Improving working memory: exploring the effect of transcranial random noise stimulation and transcranial direct current stimulation on the dorsolateral prefrontal cortex

Paul G Mulquiney, Kate Elizabeth Hoy, Zafiris Jeff Daskalakis, Paul Bernard Fitzgerald

Research output: Contribution to journalArticleResearchpeer-review

136 Citations (Scopus)

Abstract

Objective The aim of this study was to determine if working memory (WM) performance is significantly improved after the delivery of transcranial random noise stimulation (tRNS) to the left dorsolateral prefrontal cortex (DLPFC), compared to an active comparator or sham. Methods Ten participants undertook three experimental sessions in which they received 10 min of anodal tDCS (active comparator), tRNS or sham tDCS whilst performing the Sternberg WM task. Intra-stimulation engagement in a WM task was undertaken as this has been previously shown to enhance the effects of tDCS. Experimental sessions were separated by a minimum of 1 week. Immediately prior to and after each stimulation session the participants were measured on speed and accuracy of performance on an n-back task. Results There was significant improvement in speed of performance following anodal tDCS on the 2-back WM task; this was the only significant finding. Conclusions The results do not provide support for the hypothesis that tRNS improves WM. However, the study does provide confirmation of previous findings that anodal tDCS enhances some aspects of DLPFC functioning. Methodological limitations that may have contributed to the lack of significant findings following tRNS are discussed. Significance Anodal tDCS may have significant implications for WM remediation in psychiatric conditions, particularly schizophrenia. Highlights ? Anodal tDCS improves speed of accuracy of WM performance on the 2-back task. ? tRNS does not affect WM performance. ? Anodal tDCS may have significant implications for WM remediation in psychiatric conditions, particularly schizophrenia.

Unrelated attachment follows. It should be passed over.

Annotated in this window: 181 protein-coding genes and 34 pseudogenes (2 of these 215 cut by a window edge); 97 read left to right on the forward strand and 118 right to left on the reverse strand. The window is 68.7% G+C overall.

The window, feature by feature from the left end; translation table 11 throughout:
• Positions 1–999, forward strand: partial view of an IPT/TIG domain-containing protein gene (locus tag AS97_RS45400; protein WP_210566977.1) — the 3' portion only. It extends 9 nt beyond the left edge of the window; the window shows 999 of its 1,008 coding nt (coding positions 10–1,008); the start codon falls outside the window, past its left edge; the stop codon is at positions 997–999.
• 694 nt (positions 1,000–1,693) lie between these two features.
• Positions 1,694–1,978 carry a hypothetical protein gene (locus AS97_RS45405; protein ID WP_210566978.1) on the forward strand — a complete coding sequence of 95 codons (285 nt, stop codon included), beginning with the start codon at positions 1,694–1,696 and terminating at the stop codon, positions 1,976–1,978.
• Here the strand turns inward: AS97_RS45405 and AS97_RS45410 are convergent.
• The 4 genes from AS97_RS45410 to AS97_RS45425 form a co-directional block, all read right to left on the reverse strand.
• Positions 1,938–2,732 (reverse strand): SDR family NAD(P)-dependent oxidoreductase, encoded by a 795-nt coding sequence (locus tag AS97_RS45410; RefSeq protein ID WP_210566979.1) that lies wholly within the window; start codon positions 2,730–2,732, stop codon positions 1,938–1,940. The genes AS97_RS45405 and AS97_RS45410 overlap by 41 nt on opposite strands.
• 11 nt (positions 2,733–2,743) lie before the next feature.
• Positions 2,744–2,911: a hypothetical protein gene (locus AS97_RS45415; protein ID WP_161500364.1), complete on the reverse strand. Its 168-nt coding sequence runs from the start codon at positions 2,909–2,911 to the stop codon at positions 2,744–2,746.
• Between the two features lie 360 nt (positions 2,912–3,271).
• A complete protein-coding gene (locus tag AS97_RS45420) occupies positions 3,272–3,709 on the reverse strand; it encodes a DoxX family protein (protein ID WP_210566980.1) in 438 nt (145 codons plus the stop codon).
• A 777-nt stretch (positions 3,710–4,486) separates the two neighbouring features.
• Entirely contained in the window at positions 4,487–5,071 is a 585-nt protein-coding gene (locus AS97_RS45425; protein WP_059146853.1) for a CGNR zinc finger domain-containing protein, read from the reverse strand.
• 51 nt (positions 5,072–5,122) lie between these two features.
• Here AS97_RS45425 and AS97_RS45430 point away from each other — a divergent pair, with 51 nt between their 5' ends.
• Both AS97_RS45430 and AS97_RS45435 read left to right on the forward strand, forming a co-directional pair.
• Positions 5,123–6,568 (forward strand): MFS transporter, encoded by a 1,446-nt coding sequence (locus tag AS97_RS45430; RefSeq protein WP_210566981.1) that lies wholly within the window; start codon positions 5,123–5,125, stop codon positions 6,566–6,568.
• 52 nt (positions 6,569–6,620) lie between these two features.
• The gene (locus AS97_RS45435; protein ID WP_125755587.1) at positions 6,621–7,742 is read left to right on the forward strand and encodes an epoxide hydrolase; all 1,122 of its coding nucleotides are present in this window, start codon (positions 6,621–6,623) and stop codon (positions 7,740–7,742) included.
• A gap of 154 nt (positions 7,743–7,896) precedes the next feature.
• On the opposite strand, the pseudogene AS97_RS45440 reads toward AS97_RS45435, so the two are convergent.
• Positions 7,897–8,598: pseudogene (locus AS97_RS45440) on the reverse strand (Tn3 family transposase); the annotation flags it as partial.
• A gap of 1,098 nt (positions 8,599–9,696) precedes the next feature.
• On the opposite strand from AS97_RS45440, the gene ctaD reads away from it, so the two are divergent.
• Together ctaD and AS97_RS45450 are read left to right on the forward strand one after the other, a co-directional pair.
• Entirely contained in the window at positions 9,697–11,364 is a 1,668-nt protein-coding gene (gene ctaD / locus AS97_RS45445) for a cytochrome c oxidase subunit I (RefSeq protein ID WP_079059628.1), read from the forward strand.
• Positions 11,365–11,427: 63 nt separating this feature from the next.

Original languageEnglish
Pages (from-to)2384 - 2389
Number of pages6
JournalClinical Neurophysiology
Volume122
Issue number12
DOIs
Publication statusPublished - 2011

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